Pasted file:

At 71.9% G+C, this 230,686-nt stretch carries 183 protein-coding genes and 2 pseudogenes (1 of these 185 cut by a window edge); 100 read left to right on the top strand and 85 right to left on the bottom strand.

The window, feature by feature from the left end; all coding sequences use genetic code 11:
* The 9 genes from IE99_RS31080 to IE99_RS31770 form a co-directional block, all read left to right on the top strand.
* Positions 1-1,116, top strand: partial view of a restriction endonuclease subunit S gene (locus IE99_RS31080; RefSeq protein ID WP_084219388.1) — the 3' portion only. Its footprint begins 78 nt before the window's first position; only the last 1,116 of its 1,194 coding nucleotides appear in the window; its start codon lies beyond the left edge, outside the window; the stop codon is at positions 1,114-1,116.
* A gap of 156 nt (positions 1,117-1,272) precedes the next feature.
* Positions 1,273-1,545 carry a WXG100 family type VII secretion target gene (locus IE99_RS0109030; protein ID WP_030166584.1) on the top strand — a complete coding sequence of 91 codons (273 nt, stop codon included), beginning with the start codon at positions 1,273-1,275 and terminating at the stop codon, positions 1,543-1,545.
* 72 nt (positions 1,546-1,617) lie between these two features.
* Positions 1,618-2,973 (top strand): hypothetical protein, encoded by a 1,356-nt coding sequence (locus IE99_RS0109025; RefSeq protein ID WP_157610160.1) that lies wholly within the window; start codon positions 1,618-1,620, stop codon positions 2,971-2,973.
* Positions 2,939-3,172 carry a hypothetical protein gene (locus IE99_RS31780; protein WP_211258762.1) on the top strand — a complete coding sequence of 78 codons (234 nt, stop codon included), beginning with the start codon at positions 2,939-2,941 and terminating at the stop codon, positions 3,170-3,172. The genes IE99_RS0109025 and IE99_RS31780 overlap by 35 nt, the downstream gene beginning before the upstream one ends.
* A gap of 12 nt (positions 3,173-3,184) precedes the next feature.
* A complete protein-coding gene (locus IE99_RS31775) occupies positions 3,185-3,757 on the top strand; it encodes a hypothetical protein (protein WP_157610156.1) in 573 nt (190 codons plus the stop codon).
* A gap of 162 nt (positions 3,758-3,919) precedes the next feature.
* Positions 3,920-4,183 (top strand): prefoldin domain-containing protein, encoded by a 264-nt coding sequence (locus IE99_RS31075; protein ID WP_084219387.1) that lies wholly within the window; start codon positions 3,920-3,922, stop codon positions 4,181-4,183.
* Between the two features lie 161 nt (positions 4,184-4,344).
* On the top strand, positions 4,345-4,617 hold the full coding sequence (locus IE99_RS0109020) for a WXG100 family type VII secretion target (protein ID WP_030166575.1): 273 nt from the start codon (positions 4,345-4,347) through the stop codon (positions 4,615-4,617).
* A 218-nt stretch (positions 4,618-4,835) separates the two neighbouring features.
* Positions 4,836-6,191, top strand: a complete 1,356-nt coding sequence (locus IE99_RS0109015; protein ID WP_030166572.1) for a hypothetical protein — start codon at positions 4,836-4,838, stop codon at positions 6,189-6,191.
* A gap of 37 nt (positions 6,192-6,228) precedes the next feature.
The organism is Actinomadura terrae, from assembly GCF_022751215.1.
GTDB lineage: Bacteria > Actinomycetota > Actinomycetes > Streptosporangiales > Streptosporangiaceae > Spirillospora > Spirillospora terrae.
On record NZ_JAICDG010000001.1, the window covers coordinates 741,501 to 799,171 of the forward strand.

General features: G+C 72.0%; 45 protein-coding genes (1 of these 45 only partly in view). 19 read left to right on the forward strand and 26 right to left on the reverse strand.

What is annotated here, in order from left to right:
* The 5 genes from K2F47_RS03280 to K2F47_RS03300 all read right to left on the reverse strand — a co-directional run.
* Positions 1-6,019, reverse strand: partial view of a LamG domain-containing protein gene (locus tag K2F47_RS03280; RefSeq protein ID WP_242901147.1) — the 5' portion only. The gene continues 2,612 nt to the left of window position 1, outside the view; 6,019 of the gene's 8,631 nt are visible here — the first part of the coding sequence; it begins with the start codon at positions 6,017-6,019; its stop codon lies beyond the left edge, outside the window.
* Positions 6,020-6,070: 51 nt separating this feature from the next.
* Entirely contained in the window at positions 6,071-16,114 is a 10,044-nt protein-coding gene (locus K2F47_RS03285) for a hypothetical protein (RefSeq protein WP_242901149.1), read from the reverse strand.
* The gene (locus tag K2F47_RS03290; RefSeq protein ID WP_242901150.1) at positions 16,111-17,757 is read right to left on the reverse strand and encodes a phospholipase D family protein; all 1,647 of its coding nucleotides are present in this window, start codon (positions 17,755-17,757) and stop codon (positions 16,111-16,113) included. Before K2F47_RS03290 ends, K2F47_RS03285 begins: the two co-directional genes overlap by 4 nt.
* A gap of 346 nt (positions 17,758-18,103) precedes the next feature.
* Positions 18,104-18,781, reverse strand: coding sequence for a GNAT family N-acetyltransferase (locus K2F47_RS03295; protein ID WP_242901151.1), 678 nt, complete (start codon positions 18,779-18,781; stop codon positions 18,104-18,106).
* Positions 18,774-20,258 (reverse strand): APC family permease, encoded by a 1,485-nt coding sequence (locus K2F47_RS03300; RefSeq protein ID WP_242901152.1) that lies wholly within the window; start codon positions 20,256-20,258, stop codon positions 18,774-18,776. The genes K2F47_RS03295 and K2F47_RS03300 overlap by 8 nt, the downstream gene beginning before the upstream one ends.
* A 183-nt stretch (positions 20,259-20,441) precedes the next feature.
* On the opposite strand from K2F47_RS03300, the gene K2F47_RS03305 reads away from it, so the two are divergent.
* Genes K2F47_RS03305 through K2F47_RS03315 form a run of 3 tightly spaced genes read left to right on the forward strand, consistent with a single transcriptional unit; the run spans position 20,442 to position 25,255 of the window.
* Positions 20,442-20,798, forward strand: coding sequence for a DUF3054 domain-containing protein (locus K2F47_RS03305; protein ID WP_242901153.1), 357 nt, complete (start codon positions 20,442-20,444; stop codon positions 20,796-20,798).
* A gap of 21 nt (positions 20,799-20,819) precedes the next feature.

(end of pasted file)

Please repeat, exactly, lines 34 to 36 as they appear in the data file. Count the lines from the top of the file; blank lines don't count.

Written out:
* Genes K2F47_RS03305 through K2F47_RS03315 form a run of 3 tightly spaced genes read left to right on the forward strand, consistent with a single transcriptional unit; the run spans position 20,442 to position 25,255 of the window.
* Positions 20,442-20,798, forward strand: coding sequence for a DUF3054 domain-containing protein (locus K2F47_RS03305; protein ID WP_242901153.1), 357 nt, complete (start codon positions 20,442-20,444; stop codon positions 20,796-20,798).
* A gap of 21 nt (positions 20,799-20,819) precedes the next feature.